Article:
The other moment was when I spied a friend in the audience, a fellow actor named Jacy. She was right at the end of the parade, sitting with some of her friends. I remembered my success of the previous year when I kissed my wife and it made a major stir, so I went over to Jacy and said hello and announced loudly, “It’s very lucky to kiss a prophet!” and planted one on her. Fortunately she took it well and accepted the kiss. It made good theatre and people thought “Here’s a prophet we can relate to!”

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Year Three:
This is the Don’t Drop Jesus bit.  I was one of the Three Wise Men this year. Mr Myrrh, in fact. We were further back in the parade this time riding camels and preceded by Mary and Joseph with the infant Jesus represented by a doll. Mary rode on a donkey led by Joseph, holding Jesus in her arms. We paraded along the river then went to a stage area where Joseph and Mary sat in a Nativity scene suitably decorated with real animals. At a certain time we Wise Men entered and presented our gifts with appropriate speeches.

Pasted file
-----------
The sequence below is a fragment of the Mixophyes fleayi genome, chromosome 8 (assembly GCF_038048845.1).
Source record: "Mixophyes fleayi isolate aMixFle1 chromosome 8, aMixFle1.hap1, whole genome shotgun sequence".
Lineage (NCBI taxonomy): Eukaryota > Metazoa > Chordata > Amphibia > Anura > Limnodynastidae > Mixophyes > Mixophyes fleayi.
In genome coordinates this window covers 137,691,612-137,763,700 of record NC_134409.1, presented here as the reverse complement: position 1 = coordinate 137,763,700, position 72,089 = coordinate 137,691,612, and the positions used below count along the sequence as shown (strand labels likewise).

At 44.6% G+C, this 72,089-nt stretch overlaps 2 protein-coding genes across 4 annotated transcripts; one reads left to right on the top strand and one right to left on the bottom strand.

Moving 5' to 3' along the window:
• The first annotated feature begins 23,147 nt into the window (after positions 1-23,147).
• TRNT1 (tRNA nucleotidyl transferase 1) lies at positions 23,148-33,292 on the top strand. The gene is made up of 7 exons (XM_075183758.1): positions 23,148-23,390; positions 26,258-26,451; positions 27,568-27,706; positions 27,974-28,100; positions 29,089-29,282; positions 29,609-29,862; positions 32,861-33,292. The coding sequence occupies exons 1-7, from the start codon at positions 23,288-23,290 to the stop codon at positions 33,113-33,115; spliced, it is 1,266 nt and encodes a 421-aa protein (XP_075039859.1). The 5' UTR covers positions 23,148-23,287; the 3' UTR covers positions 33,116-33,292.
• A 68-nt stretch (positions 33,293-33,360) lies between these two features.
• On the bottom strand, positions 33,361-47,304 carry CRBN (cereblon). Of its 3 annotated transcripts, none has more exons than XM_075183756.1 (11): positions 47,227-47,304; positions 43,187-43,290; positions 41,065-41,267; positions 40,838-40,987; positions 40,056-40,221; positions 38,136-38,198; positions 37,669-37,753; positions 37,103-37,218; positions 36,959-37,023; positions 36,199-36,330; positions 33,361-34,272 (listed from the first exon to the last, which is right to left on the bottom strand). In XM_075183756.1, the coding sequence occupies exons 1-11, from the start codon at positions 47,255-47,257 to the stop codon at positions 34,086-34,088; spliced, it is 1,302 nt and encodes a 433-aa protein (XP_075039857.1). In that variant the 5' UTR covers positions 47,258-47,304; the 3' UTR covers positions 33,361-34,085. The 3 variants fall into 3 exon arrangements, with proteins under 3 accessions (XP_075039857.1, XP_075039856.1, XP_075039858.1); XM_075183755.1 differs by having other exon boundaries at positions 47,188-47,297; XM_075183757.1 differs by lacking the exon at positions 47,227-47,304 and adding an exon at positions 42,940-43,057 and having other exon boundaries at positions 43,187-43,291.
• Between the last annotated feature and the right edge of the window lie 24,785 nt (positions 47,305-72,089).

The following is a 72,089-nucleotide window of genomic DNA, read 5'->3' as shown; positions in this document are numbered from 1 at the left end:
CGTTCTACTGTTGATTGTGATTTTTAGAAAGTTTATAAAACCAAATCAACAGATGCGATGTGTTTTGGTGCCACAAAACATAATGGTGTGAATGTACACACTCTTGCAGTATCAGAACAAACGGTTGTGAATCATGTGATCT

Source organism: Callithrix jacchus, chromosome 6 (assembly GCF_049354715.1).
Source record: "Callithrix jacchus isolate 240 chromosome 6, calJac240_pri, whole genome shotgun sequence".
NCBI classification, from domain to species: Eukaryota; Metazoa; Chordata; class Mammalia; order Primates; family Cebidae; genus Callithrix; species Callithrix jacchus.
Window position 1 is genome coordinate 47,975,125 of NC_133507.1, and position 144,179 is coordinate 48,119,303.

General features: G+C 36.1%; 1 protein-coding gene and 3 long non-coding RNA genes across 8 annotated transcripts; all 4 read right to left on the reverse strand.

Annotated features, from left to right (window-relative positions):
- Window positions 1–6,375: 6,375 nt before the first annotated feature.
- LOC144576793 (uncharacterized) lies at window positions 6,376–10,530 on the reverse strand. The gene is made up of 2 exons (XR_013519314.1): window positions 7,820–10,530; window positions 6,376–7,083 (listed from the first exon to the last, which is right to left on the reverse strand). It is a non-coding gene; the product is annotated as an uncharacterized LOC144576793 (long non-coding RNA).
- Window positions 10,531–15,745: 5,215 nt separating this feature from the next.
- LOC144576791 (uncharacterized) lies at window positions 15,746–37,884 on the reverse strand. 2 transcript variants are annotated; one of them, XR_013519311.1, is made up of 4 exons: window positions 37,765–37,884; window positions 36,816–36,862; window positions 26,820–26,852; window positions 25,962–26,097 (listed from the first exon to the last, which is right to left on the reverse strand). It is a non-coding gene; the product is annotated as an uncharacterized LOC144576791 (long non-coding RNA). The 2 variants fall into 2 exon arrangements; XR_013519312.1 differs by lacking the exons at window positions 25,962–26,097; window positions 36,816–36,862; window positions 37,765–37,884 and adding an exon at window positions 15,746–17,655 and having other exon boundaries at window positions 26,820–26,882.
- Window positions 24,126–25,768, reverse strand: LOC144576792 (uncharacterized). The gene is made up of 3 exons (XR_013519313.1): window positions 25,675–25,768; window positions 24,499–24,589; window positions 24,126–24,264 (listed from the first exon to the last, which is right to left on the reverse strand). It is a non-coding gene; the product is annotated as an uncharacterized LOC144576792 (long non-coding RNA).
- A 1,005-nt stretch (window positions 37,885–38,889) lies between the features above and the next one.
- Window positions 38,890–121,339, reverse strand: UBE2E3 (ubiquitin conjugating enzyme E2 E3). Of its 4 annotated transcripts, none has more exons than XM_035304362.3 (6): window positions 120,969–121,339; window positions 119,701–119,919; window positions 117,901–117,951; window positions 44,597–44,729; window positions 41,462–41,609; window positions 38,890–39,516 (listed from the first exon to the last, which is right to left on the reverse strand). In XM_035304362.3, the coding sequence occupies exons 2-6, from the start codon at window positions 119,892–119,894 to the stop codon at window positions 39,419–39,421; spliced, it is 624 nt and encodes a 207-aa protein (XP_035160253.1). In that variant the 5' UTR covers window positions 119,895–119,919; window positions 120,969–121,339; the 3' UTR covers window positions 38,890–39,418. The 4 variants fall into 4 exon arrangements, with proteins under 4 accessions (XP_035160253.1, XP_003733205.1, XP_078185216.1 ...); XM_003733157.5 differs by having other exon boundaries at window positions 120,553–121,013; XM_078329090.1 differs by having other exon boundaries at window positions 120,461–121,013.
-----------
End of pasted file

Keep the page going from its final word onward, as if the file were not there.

Being Mr Myrrh, I was in line behind Mr Gold. So I had a pretty good view of Mary on the donkey, so I was in a good position to see precisely what happened.